Sept. 12 will leave a mark that will probably stick for quite a while. Traders at Bitfinex exchange vastly reduced their leveraged bearish Bitcoin (BTC) bets and the absence of demand for shorts could have been caused by the expectation of cool inflation data.
Bears may have lacked confidence, but August’s U.S. Consumer Price Index (CPI) came in higher than market expectations and they appear to be on the right side. The inflation index, which tracks a broad basket of goods and services, increased 8.3% over the previous year. More importantly, the energy prices component fell 5% in the same period but it was more than offset by increases in food and shelter costs.
Soon after the worse-than-expected macroeconomic data was released, U.S. equity indices took a downturn, with the tech-heavy Nasdaq Composite Index futures sliding 3.6% in 30 minutes. Cryptocurrencies accompanied the worsening mood, and Bitcoin price dropped 5.7% in the same period, erasing gains from the previous 3 days.
Pinpointing the market downturn to a single inflationary metric would be naive. A Bank of America survey with global fund managers had 62% of respondents saying that a recession is likely, which is the highest estimate since May 2020. The research paper collected data on the week of Sept. 8 and was led by strategist Michael Hartnett.
Interestingly, as all of this takes place, Bitcoin margin traders have never been so bullish, according to one metric.
Margin traders flew away from bearish positions
Margin trading allows investors to leverage their positions by borrowing stablecoins and using the proceeds to buy more cryptocurrency. On the other hand, when those traders borrow Bitcoin, they use the coins as collateral for shorts, which means they are betting on a price decrease.
That is why some analysts monitor the total lending amounts of Bitcoin and stablecoins to understand whether investors are leaning bullish or bearish. Interestingly, Bitfinex margin traders entered their highest leverage long/short ratio on Sept. 12.
Bitfinex margin Bitcoin longs/shorts ratio. Source: TradingView
Bitfinex margin traders are known for creating position contracts of 20,000 BTC or higher in a very short time, indicating the participation of whales and large arbitrage desks.
As the above chart indicates, on Sept. 12, the number of BTC/USD long margin contracts outpaced shorts by 86 times, at 104,000 BTC. For reference, the last time this indicator flipped above 75, and favored longs, was on Nov. 9, 2021. Unfortunately, for bulls, the result benefited bears as Bitcoin nosedived 18% over the next ten days.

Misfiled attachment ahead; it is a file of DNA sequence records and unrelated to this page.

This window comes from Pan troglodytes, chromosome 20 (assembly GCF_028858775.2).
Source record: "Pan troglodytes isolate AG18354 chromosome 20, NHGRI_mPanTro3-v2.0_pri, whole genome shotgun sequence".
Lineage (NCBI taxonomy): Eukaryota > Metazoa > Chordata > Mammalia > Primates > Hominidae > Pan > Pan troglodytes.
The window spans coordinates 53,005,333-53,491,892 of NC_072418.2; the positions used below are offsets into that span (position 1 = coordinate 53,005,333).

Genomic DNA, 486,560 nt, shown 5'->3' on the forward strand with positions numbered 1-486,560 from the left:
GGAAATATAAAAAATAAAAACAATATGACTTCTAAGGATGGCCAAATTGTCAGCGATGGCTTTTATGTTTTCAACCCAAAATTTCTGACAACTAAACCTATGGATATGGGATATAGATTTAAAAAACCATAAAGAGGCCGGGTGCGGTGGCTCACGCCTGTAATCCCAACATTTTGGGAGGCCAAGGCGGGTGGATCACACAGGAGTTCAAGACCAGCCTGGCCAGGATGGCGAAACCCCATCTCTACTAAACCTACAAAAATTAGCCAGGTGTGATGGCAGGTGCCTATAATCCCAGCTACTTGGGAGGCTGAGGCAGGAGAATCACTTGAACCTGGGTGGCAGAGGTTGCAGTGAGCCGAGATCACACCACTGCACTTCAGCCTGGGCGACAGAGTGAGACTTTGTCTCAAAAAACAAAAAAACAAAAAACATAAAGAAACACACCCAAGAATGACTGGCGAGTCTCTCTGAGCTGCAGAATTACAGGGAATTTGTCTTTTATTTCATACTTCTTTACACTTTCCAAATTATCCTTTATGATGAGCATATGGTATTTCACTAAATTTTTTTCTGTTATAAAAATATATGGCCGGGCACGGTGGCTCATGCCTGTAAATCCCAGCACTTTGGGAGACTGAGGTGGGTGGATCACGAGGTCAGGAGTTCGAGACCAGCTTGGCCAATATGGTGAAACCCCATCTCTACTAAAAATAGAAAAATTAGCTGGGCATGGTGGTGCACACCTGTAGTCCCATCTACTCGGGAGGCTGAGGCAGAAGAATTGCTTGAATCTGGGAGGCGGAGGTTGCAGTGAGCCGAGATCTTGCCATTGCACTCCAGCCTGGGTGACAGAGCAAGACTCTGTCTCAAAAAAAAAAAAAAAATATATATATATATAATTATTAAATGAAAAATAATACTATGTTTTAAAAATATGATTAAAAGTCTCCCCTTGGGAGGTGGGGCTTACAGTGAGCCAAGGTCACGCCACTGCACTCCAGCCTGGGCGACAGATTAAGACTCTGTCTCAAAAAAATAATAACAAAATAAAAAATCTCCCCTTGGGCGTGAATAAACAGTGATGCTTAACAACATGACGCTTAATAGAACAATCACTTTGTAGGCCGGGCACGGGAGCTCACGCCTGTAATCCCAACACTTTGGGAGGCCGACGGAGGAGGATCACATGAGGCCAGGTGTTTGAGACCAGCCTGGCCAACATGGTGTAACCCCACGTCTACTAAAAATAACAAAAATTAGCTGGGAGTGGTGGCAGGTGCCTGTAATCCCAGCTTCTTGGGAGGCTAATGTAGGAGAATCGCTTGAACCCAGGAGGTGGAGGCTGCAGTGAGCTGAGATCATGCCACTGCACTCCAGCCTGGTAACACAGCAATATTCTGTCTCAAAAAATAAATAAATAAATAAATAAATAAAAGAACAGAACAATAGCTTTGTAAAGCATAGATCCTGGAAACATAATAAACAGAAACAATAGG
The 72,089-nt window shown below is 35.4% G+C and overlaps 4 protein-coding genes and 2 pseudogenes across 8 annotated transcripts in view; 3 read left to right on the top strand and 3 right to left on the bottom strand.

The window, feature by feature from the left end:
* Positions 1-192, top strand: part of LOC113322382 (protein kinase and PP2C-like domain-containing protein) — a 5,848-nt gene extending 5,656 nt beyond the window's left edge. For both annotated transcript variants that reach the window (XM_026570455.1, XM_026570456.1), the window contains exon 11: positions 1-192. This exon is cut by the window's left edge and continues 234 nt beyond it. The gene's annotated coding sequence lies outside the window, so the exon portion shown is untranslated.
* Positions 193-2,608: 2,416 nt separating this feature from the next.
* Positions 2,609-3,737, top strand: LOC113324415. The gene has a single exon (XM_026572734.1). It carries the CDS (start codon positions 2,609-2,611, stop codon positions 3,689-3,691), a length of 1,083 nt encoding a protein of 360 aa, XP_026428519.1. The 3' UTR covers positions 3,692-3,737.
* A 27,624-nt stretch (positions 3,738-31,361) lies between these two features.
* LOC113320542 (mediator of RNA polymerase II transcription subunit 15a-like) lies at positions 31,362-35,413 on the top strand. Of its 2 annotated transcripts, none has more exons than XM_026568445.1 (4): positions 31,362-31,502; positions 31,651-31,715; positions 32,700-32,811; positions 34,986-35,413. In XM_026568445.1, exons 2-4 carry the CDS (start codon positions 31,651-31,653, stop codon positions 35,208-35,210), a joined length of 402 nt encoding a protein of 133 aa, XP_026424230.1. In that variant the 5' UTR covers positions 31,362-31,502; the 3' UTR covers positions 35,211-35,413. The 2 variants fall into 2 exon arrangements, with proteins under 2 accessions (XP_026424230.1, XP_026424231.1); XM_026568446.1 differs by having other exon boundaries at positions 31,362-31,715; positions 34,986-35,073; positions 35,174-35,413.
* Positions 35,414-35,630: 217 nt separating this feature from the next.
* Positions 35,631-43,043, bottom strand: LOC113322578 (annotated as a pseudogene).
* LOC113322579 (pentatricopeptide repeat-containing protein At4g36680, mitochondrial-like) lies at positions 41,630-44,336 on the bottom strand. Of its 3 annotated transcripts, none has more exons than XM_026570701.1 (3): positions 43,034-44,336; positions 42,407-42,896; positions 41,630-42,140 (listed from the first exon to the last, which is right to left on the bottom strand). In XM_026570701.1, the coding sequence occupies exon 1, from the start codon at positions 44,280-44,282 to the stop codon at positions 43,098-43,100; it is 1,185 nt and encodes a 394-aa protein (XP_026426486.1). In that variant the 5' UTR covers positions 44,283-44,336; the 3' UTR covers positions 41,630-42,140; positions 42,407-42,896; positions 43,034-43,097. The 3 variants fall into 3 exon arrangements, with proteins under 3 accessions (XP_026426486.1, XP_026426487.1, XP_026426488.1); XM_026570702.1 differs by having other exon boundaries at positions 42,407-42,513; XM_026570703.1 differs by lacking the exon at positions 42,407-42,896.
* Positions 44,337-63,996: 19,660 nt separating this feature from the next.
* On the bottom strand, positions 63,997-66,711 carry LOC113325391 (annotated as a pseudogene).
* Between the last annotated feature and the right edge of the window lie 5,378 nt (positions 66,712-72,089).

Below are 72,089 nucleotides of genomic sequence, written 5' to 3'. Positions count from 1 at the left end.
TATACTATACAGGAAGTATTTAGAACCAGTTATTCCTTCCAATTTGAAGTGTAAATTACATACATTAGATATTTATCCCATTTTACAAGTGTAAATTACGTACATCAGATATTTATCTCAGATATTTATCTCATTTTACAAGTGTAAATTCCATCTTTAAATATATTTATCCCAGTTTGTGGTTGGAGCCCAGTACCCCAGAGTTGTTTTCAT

Derivatives traders were overly excited in November 2021
To understand how bullish or bearish professional traders are positioned, one should analyze the futures basis rate. That indicator is also known as the futures premium, and it measures the difference between futures contracts and the current spot market at regular exchanges.
Bitcoin 3-month futures basis rate, Nov. 2021. Source: Laevitas.ch
The three-month futures typically trade with a 5% to 10% annualized premium, which is deemed an opportunity cost for arbitrage trading. Notice how Bitcoin investors were paying excessive premiums for longs (buys) during the rally in November 2021, the complete opposite of the current situation.
On Sept. 12, the Bitcoin futures contracts were trading at a 1.2% premium versus regular spot markets. Such a sub-2% level has been the norm since Aug. 15, leaving no doubts regarding traders’ lack of leverage buying activity.
Related: This week’s Ethereum Merge could be the most significant shift in crypto’s history
Possible causes of the margin lending ratio spike
Something must have caused short-margin traders at Bitfinex to reduce their positions, especially considering that the longs (bulls) remained flat across the 7 days leading to Sept. 12. The first probable cause is liquidations, meaning the sellers had insufficient margin as Bitcoin gained 19% between Sept. 6 and 12.
Other catalysts might have led to an unusual imbalance between longs and shorts. For instance, investors could have shifted the collateral from Bitcoin margin trades to Ethereum, looking for some leverage as the Merge approaches.
Lastly, bears could have decided to momentarily close their margin positions due to the volatility surrounding the U.S. inflation data. Regardless of the rationale behind the move, there is no reason to believe that the market suddenly became extremely optimistic as the futures markets’ premium paints a very different scenario from November 2021.
Bears still have a glass-half-full reading as Bitfinex margin traders have room to add leverage short (sell) positions. Meanwhile, bulls can celebrate the apparent lack of interest in betting on prices below $20,000 from those whales.
The views and opinions expressed here are solely those of the author and do not necessarily reflect the views of Cointelegraph. Every investment and trading move involves risk. You should conduct your own research when making a decision.